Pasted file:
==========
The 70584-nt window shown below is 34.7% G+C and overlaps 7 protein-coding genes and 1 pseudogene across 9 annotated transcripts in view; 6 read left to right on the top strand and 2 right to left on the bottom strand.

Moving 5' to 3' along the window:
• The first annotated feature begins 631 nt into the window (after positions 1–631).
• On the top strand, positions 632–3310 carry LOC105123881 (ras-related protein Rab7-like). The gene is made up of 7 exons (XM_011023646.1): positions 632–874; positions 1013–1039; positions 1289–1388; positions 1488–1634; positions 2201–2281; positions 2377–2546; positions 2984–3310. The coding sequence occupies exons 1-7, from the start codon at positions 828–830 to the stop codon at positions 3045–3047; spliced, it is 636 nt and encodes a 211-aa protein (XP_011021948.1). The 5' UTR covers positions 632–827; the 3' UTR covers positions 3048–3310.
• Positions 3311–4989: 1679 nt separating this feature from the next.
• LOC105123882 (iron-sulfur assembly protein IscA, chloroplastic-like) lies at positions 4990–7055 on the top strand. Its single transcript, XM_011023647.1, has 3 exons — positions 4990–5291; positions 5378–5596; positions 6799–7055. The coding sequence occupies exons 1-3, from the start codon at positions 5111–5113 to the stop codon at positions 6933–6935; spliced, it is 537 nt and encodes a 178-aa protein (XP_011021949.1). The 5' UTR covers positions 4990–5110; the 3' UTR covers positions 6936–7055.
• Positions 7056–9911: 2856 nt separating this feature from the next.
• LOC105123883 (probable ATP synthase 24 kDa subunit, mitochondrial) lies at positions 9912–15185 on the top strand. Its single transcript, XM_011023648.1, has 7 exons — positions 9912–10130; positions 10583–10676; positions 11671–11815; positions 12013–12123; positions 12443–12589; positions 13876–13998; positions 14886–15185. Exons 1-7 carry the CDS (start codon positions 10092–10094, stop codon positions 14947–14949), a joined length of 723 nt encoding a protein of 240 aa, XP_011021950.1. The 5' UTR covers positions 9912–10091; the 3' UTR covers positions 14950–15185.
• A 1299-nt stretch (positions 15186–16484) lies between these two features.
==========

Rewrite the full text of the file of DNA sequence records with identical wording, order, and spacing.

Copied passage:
The 70584-nt window shown below is 34.7% G+C and overlaps 7 protein-coding genes and 1 pseudogene across 9 annotated transcripts in view; 6 read left to right on the top strand and 2 right to left on the bottom strand.

Moving 5' to 3' along the window:
• The first annotated feature begins 631 nt into the window (after positions 1–631).
• On the top strand, positions 632–3310 carry LOC105123881 (ras-related protein Rab7-like). The gene is made up of 7 exons (XM_011023646.1): positions 632–874; positions 1013–1039; positions 1289–1388; positions 1488–1634; positions 2201–2281; positions 2377–2546; positions 2984–3310. The coding sequence occupies exons 1-7, from the start codon at positions 828–830 to the stop codon at positions 3045–3047; spliced, it is 636 nt and encodes a 211-aa protein (XP_011021948.1). The 5' UTR covers positions 632–827; the 3' UTR covers positions 3048–3310.
• Positions 3311–4989: 1679 nt separating this feature from the next.
• LOC105123882 (iron-sulfur assembly protein IscA, chloroplastic-like) lies at positions 4990–7055 on the top strand. Its single transcript, XM_011023647.1, has 3 exons — positions 4990–5291; positions 5378–5596; positions 6799–7055. The coding sequence occupies exons 1-3, from the start codon at positions 5111–5113 to the stop codon at positions 6933–6935; spliced, it is 537 nt and encodes a 178-aa protein (XP_011021949.1). The 5' UTR covers positions 4990–5110; the 3' UTR covers positions 6936–7055.
• Positions 7056–9911: 2856 nt separating this feature from the next.
• LOC105123883 (probable ATP synthase 24 kDa subunit, mitochondrial) lies at positions 9912–15185 on the top strand. Its single transcript, XM_011023648.1, has 7 exons — positions 9912–10130; positions 10583–10676; positions 11671–11815; positions 12013–12123; positions 12443–12589; positions 13876–13998; positions 14886–15185. Exons 1-7 carry the CDS (start codon positions 10092–10094, stop codon positions 14947–14949), a joined length of 723 nt encoding a protein of 240 aa, XP_011021950.1. The 5' UTR covers positions 9912–10091; the 3' UTR covers positions 14950–15185.
• A 1299-nt stretch (positions 15186–16484) lies between these two features.